ST_ExtractToRaster() - Compute a raster band by extracting values for the centroid or the footprint of each pixel from a global geometry coverage using different methods like count, min, max, mean, value of biggest geometry or area weighted mean of values. This function use ST_MapAlgebra() to compute stats about a geometry or a raster coverage, for each pixel of a raster. Stats are computed using custom SQL queries exploiting the spatial index existing on the coverage being extracted. New stats queries can easily be added on demand. A list of possible stats is provided in objective FV.27 in the PostGIS raster working specifications. A number of them are already implemented.

ST_SplitAgg() - Returns the first geometry as a set of geometries after being split by all the second geometries being part of the aggregate. This function is a more robust and powerful alternative to the solution provided in the PostGIS wiki to overlay two vector coverages. It is normally used to remove overlaps in a vector coverage by splitting overlapping polygons. It does not imply the union of all the geometry so it can work on very large geometry tables. a tolerance parameter allows removing slivers resulting from the spitting.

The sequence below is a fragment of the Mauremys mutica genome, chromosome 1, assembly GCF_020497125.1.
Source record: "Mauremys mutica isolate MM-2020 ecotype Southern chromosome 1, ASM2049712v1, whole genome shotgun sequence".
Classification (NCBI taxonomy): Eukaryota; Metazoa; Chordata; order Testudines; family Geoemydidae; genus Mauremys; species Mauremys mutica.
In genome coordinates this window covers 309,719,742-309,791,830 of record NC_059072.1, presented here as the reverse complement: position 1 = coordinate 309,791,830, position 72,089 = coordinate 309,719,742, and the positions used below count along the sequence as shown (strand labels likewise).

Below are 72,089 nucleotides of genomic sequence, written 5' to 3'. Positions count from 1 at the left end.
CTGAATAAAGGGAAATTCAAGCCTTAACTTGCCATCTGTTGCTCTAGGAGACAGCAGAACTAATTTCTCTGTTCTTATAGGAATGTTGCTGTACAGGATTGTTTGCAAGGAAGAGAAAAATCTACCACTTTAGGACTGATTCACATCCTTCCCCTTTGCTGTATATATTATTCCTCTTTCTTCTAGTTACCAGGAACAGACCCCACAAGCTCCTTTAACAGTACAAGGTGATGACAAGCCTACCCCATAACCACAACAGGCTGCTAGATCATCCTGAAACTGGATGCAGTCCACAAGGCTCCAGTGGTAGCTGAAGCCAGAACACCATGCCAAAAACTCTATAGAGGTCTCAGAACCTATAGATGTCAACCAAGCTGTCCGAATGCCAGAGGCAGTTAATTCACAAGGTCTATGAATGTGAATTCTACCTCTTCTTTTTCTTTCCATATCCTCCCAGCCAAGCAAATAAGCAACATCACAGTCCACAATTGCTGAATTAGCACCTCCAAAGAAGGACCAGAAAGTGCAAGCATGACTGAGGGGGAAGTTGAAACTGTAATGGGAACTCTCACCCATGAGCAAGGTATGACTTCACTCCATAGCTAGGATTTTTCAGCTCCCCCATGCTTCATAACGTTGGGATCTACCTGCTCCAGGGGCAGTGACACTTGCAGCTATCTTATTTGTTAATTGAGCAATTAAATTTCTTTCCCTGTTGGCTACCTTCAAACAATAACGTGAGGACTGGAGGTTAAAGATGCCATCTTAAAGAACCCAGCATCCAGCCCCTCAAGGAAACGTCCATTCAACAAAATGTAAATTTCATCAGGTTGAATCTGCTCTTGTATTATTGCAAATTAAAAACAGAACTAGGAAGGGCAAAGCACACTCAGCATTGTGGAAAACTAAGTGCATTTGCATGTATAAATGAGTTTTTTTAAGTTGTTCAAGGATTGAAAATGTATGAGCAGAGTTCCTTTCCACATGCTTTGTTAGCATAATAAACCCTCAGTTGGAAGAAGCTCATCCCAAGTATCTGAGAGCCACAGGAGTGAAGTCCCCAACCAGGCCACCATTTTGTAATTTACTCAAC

ST_DifferenceAgg() - Returns the first geometry after having removed all the subsequent geometries in the aggregate. It is used to remove overlaps in a geometry table by erasing parts from all but one of many overlapping polygons.

ST_RandomPoints() - Generates points located randomly inside a geometry.

ST_GlobalRasterUnion() - Build a new raster by extracting all the pixel values from a global raster coverage using different methods like count, min, max, mean, stddev and range. Similar and slower, but more flexible than ST_Union.

ST_AreaWeightedSummaryStats() - Aggregate function computing statistics on a series of intersected values, weighted by the area of the corresponding geometry. The most notable statistics is the weighted mean very useful when intersecting buffers with a raster coverage.

ST_SummaryStatsAgg() - Aggregate function computing statistics on a series of rasters generally clipped by a geometry.

ST_CreateIndexRaster() - Creates a new raster as an index grid. Many parameters allow creating grids indexed following any order.